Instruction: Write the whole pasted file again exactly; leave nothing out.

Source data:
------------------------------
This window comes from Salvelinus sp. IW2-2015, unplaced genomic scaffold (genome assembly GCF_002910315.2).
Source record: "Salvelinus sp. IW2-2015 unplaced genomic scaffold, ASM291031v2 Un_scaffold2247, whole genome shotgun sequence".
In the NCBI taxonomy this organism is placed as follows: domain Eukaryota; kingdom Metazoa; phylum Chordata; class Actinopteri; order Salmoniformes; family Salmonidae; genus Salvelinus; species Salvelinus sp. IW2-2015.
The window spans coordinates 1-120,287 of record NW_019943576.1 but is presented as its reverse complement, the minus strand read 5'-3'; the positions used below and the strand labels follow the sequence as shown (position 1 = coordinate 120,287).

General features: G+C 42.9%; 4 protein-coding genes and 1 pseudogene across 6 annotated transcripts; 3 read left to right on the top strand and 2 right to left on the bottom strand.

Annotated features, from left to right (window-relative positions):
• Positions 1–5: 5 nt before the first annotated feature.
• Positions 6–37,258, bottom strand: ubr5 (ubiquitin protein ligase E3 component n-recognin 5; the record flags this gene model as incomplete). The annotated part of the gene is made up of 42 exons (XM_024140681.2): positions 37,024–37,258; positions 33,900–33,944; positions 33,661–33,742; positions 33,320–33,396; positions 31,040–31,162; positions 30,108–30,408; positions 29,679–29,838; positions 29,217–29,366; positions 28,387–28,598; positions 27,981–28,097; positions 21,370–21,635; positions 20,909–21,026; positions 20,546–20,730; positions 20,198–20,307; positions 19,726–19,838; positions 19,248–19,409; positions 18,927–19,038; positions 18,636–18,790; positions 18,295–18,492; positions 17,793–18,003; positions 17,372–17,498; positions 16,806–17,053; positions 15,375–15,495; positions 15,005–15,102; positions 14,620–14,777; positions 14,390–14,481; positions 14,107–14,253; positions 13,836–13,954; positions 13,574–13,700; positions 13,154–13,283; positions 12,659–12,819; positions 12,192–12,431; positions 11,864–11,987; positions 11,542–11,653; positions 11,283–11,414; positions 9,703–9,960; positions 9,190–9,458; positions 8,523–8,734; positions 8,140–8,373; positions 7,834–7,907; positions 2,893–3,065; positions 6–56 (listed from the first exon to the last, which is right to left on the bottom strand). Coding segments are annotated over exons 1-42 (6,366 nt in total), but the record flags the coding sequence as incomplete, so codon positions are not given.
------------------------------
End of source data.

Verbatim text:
This window comes from Salvelinus sp. IW2-2015, unplaced genomic scaffold (genome assembly GCF_002910315.2).
Source record: "Salvelinus sp. IW2-2015 unplaced genomic scaffold, ASM291031v2 Un_scaffold2247, whole genome shotgun sequence".
In the NCBI taxonomy this organism is placed as follows: domain Eukaryota; kingdom Metazoa; phylum Chordata; class Actinopteri; order Salmoniformes; family Salmonidae; genus Salvelinus; species Salvelinus sp. IW2-2015.
The window spans coordinates 1-120,287 of record NW_019943576.1 but is presented as its reverse complement, the minus strand read 5'-3'; the positions used below and the strand labels follow the sequence as shown (position 1 = coordinate 120,287).

General features: G+C 42.9%; 4 protein-coding genes and 1 pseudogene across 6 annotated transcripts; 3 read left to right on the top strand and 2 right to left on the bottom strand.

Annotated features, from left to right (window-relative positions):
• Positions 1–5: 5 nt before the first annotated feature.
• Positions 6–37,258, bottom strand: ubr5 (ubiquitin protein ligase E3 component n-recognin 5; the record flags this gene model as incomplete). The annotated part of the gene is made up of 42 exons (XM_024140681.2): positions 37,024–37,258; positions 33,900–33,944; positions 33,661–33,742; positions 33,320–33,396; positions 31,040–31,162; positions 30,108–30,408; positions 29,679–29,838; positions 29,217–29,366; positions 28,387–28,598; positions 27,981–28,097; positions 21,370–21,635; positions 20,909–21,026; positions 20,546–20,730; positions 20,198–20,307; positions 19,726–19,838; positions 19,248–19,409; positions 18,927–19,038; positions 18,636–18,790; positions 18,295–18,492; positions 17,793–18,003; positions 17,372–17,498; positions 16,806–17,053; positions 15,375–15,495; positions 15,005–15,102; positions 14,620–14,777; positions 14,390–14,481; positions 14,107–14,253; positions 13,836–13,954; positions 13,574–13,700; positions 13,154–13,283; positions 12,659–12,819; positions 12,192–12,431; positions 11,864–11,987; positions 11,542–11,653; positions 11,283–11,414; positions 9,703–9,960; positions 9,190–9,458; positions 8,523–8,734; positions 8,140–8,373; positions 7,834–7,907; positions 2,893–3,065; positions 6–56 (listed from the first exon to the last, which is right to left on the bottom strand). Coding segments are annotated over exons 1-42 (6,366 nt in total), but the record flags the coding sequence as incomplete, so codon positions are not given.